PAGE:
Speed Skating is Coming Back.......FAST

Former Gafton High School athletes Matt Salm (competing in the U.S. Olympic Trials in the photograph above) and his brother Mike Salm are key players in an effort to return speed skating to prominence in Wisconsin.
Ozaukee Press staff

Two Grafton High School alumni are among the leaders in an effort to bring speed skating back to prominence in southeast Wisconsin, and one might compete at the sport’s highest level.

Matt Salm, a member of the Black Hawks’ class of 2014, picked up the sport two and a half years ago and already competed in the U.S. Olympic trials last month in the 500 and 1,000-meter races.

His brother Michael, a 2011 grad, has a business role in Developing Athletes in Speed skating for High Performance (DASH), whose headquarters are at the Pettit National Ice Center in Milwaukee. The speed skating organization, which has Olympic gold medalist coaches, introduces children to the sport and teaches life lessons.

Athletic success had been part of the siblings’ upbringing.

In high school, Matt starred in soccer and was part of the school record-setting 3,200 relay in track and field. Michael also excelled in soccer in high school and went on to a decorated career at the University of Wisconsin-Whitewater.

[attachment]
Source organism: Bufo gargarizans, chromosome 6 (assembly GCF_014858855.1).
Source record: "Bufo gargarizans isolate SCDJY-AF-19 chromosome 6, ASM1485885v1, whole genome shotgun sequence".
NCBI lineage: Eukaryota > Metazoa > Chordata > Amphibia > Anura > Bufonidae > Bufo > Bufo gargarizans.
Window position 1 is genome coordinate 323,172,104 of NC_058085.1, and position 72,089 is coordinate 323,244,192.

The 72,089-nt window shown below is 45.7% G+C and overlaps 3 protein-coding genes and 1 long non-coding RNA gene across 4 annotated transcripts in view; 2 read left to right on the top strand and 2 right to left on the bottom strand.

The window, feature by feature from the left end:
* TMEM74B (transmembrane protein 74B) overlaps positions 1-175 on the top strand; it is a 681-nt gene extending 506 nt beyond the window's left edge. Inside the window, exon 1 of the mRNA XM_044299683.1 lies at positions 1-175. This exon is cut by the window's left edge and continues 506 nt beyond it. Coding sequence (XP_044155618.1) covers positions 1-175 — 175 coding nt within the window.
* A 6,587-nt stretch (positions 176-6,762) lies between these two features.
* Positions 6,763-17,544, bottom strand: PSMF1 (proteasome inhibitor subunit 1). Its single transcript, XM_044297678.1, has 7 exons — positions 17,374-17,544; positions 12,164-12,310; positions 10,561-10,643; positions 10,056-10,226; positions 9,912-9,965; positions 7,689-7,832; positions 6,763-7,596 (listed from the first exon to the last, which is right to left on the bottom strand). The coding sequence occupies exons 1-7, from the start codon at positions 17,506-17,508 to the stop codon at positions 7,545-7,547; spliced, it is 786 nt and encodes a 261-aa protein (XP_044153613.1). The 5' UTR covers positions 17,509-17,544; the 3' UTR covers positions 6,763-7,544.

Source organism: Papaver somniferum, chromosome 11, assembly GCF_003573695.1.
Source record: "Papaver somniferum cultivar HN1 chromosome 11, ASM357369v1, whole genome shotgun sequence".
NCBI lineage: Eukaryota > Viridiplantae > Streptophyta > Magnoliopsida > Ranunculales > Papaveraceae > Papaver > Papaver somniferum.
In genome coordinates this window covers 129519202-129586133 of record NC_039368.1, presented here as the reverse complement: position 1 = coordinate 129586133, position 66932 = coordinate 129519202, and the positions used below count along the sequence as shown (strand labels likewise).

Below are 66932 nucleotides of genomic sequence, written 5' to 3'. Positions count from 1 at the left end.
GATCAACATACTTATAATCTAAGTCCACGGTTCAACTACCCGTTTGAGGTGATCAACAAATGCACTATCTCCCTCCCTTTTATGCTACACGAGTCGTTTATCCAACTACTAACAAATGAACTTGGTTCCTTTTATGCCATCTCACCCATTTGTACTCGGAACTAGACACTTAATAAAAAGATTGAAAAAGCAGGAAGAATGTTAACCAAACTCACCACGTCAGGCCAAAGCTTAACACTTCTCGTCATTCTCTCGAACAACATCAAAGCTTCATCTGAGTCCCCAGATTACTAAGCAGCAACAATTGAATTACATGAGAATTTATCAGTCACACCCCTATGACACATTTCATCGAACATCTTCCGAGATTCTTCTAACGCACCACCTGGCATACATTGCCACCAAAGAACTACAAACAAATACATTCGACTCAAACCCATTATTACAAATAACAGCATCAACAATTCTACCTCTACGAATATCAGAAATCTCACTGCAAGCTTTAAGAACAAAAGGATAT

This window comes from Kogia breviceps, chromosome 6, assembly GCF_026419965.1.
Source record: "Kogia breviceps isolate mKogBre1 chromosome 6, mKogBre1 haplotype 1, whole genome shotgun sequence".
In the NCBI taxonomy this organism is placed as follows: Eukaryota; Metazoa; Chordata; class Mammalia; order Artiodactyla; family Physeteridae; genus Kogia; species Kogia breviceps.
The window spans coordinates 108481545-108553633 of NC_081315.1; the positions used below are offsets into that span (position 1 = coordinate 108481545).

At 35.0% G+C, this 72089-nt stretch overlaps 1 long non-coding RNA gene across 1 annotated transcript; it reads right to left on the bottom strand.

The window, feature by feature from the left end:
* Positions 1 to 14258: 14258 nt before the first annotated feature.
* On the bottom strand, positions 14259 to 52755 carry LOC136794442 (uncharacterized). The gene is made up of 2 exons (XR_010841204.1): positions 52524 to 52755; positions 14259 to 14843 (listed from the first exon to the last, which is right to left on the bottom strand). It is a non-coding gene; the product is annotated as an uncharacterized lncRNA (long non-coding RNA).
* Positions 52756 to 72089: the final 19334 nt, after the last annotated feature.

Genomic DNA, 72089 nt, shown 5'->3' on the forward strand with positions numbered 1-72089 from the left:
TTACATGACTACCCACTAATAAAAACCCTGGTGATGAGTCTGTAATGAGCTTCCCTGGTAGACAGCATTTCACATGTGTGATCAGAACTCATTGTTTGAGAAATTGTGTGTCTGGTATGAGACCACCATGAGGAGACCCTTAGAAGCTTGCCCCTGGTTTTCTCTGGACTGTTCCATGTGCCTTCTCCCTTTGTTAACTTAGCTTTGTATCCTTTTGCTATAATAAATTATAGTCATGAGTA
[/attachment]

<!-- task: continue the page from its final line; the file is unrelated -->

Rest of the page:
Matt tried speed skating after graduating summa cum laude with a bachelor’s degree in mathematics from the University of Texas at Dallas and quickly fell in love with it. He convinced former Olympian and world record holder Nancy Swider-Peltz to coach him starting in fall of 2019.

“It feels like you’re flying across the ice,” he said.

Speed skaters can travel as fast as 40 mph.

“It’s the perfect nexus of fun but extremely challenging,” he said. “If you’re off by a little bit you can crash real quick.”

Matt had no experience in the sport, but he and Michael had taken inline skating classes at summer school in Port Washington when they were growing up.

Matt did a fair amount of training to build strength before he actually hit the ice. He credits high-quality coaching for his quick rise in the sport. He’s already within five seconds of the U.S. National Team members’ times in the 1,000.

His favorite events are the 1,000 and 1,500, which he compares to the 400 and 800 in track.

“Some of the pain tolerance transfers well,” he said.

Matt also helps with fundraising and communicating DASH’s message, but he is primarily focused on training. At 26 years old, he has a bright future. All of the USA’s individual medalists at the recent Olympics were in their 30s.

Michael, the organization’s chief business officer, joined DASH last summer after serving as deputy athletic director and chief of staff for the University of Wisconsin-Platteville. He holds a degree from UW-Whitwater in health and human performance, chemistry and coaching and has a degree in legal studies from the Allan “Bud” Selig Master of Sports Law and Business program from the Sandra Day O’Connor College of Law.

It took a call from Matt and “some convincing” for Michael to come to DASH.